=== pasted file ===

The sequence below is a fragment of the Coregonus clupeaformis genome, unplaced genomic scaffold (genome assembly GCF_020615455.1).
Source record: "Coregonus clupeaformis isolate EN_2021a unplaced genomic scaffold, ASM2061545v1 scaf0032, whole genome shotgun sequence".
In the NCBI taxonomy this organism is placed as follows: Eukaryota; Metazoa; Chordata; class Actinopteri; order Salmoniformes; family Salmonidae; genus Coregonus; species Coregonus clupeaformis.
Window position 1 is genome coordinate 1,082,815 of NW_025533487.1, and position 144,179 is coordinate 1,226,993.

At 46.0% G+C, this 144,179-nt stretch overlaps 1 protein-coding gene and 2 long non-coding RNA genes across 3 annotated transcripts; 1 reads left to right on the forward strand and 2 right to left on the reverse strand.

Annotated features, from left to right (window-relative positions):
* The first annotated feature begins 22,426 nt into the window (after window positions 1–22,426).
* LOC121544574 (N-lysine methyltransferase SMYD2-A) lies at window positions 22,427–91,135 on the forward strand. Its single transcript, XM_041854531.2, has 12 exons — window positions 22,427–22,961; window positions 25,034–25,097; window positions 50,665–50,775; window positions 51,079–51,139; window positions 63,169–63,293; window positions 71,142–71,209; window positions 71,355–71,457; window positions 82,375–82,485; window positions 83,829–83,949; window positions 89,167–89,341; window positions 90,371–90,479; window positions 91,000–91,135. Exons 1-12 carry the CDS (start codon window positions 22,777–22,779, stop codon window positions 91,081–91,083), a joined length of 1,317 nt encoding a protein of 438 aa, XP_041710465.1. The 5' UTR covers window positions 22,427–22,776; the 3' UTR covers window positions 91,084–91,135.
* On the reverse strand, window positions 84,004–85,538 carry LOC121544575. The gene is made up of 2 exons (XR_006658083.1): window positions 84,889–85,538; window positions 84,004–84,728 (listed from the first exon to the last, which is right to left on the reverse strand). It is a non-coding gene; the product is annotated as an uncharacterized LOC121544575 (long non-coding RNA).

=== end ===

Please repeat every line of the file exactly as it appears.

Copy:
The sequence below is a fragment of the Coregonus clupeaformis genome, unplaced genomic scaffold (genome assembly GCF_020615455.1).
Source record: "Coregonus clupeaformis isolate EN_2021a unplaced genomic scaffold, ASM2061545v1 scaf0032, whole genome shotgun sequence".
In the NCBI taxonomy this organism is placed as follows: Eukaryota; Metazoa; Chordata; class Actinopteri; order Salmoniformes; family Salmonidae; genus Coregonus; species Coregonus clupeaformis.
Window position 1 is genome coordinate 1,082,815 of NW_025533487.1, and position 144,179 is coordinate 1,226,993.

At 46.0% G+C, this 144,179-nt stretch overlaps 1 protein-coding gene and 2 long non-coding RNA genes across 3 annotated transcripts; 1 reads left to right on the forward strand and 2 right to left on the reverse strand.

Annotated features, from left to right (window-relative positions):
* The first annotated feature begins 22,426 nt into the window (after window positions 1–22,426).
* LOC121544574 (N-lysine methyltransferase SMYD2-A) lies at window positions 22,427–91,135 on the forward strand. Its single transcript, XM_041854531.2, has 12 exons — window positions 22,427–22,961; window positions 25,034–25,097; window positions 50,665–50,775; window positions 51,079–51,139; window positions 63,169–63,293; window positions 71,142–71,209; window positions 71,355–71,457; window positions 82,375–82,485; window positions 83,829–83,949; window positions 89,167–89,341; window positions 90,371–90,479; window positions 91,000–91,135. Exons 1-12 carry the CDS (start codon window positions 22,777–22,779, stop codon window positions 91,081–91,083), a joined length of 1,317 nt encoding a protein of 438 aa, XP_041710465.1. The 5' UTR covers window positions 22,427–22,776; the 3' UTR covers window positions 91,084–91,135.
* On the reverse strand, window positions 84,004–85,538 carry LOC121544575. The gene is made up of 2 exons (XR_006658083.1): window positions 84,889–85,538; window positions 84,004–84,728 (listed from the first exon to the last, which is right to left on the reverse strand). It is a non-coding gene; the product is annotated as an uncharacterized LOC121544575 (long non-coding RNA).